The effect of music on the metabolic rate of workers
Surface, Wayne Douglas
Richardson, Wallace J.
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Prior to 1940 there were few industrial plants in which the workers could listen to music while they worked. The situation is now such that almost the reverse is true. The tremendous increase in the playing of music in industry has caused, and in turn has been caused by, many studies of the effects of music in terms of higher production rates, better employee morale and the resultant better employee-employer relations. While the factor of a change in the motivation of the employees has most likely been responsible for some of the cases in which an increase in the rate of production has been observed, it seemed possible that some physiological change might have been produced in the employees by the music, which could account for some of the increase in the production rates. If the physiological change were such as to cause a reduction in the energy expenditure necessary to perform any given task, then that task could be performed a greater number of times for the same total energy expenditure as was used before the change took place. A method for the qualitative determination of human energy expenditure does exist. This method consists of the measurement of the body metabolism...A statistical analysis of the metabolic rates thus observed indicates that there is no significant variation between the rates for the three musical selections nor is there a significant variations between the rates for the conditions of noise versus noise plus music. Any physiological change which may have been made by the music is not evidenced by a corresponding change in the body metabolism.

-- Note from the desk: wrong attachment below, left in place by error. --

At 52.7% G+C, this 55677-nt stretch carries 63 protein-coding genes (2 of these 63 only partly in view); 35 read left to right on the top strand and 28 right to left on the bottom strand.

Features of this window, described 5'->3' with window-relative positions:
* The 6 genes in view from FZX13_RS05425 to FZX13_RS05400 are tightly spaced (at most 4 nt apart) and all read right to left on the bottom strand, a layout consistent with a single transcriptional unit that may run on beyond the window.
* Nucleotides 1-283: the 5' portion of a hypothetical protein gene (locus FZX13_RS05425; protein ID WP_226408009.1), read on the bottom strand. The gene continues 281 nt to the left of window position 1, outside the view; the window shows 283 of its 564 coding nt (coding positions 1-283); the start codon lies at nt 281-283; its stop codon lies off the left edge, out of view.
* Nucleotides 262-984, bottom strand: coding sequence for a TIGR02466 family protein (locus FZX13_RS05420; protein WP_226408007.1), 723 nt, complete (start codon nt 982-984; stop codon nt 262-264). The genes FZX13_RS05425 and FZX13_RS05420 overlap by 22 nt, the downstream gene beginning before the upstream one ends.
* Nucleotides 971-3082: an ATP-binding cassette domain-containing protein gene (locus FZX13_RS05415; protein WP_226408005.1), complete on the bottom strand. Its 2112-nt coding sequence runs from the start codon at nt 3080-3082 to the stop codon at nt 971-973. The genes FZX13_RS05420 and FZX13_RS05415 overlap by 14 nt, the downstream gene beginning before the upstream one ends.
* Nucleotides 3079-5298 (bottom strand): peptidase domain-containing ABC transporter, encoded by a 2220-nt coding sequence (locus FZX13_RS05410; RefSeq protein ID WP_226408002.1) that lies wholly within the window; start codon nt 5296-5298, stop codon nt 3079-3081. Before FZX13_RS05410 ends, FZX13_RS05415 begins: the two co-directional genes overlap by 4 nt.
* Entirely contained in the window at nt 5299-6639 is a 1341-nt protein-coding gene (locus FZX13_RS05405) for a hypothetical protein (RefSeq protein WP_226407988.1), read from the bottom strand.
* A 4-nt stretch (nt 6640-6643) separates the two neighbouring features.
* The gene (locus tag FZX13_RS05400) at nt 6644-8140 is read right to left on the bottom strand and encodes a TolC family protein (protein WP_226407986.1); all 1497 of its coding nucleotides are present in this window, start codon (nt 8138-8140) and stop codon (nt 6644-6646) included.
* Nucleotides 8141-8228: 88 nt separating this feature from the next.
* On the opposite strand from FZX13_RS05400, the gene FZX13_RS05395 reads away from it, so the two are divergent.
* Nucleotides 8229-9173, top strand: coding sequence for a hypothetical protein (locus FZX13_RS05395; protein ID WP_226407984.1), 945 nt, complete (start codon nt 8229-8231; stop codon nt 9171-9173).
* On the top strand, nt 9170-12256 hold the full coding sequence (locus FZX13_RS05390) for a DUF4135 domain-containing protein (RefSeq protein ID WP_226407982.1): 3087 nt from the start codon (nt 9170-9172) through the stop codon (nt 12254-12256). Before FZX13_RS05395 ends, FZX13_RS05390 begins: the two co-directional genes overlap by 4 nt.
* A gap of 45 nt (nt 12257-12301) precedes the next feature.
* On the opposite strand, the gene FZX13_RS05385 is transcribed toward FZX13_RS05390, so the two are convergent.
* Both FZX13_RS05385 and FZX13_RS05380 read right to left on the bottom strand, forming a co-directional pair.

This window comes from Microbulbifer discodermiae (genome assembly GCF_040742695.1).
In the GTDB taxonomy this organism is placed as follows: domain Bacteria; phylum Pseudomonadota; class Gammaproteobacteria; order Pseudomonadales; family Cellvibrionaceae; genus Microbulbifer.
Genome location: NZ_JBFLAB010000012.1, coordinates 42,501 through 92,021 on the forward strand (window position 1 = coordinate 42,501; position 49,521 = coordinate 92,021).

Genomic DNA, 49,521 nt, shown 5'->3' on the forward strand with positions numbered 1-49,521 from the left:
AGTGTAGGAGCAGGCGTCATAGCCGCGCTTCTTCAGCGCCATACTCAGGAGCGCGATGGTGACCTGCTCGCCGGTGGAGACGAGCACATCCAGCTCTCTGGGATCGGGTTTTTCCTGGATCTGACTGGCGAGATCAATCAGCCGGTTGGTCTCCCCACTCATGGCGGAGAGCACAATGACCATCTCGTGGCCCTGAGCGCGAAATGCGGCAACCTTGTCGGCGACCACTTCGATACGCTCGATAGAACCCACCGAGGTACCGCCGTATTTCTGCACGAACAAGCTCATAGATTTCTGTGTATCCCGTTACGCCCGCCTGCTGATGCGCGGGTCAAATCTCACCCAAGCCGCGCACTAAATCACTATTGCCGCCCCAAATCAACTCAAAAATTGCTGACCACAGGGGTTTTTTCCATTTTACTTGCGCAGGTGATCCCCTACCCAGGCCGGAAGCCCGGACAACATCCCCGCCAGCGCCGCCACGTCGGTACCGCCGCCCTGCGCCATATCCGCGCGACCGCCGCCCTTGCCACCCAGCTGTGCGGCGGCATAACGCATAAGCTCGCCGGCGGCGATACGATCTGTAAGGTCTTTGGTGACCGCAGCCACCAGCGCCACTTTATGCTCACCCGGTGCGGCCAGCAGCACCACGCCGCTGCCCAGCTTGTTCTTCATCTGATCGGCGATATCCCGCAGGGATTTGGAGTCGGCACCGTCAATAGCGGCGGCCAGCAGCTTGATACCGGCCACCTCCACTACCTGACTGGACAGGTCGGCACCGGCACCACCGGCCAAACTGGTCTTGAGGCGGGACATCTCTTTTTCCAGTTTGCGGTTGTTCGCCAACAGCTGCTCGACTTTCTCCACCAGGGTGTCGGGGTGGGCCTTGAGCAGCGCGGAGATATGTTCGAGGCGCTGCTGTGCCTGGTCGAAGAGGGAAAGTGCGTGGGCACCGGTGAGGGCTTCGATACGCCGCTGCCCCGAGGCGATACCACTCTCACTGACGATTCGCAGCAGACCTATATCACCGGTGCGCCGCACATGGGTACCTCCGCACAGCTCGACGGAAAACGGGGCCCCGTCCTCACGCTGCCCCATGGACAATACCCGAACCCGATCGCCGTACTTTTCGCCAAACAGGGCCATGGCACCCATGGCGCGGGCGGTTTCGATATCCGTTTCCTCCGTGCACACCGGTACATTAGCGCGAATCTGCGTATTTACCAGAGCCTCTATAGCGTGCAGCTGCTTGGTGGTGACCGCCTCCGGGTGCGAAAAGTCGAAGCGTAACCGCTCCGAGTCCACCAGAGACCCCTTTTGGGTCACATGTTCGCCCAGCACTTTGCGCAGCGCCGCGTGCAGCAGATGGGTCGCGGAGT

This thesis document was issued under the authority of another institution, not NPS. At the time it was written, a copy was added to the NPS Library collection for reasons not now known. It has been included in the digital archive for its historical value to NPS. Not believed to be a CIVINS (Civilian Institutions) title.
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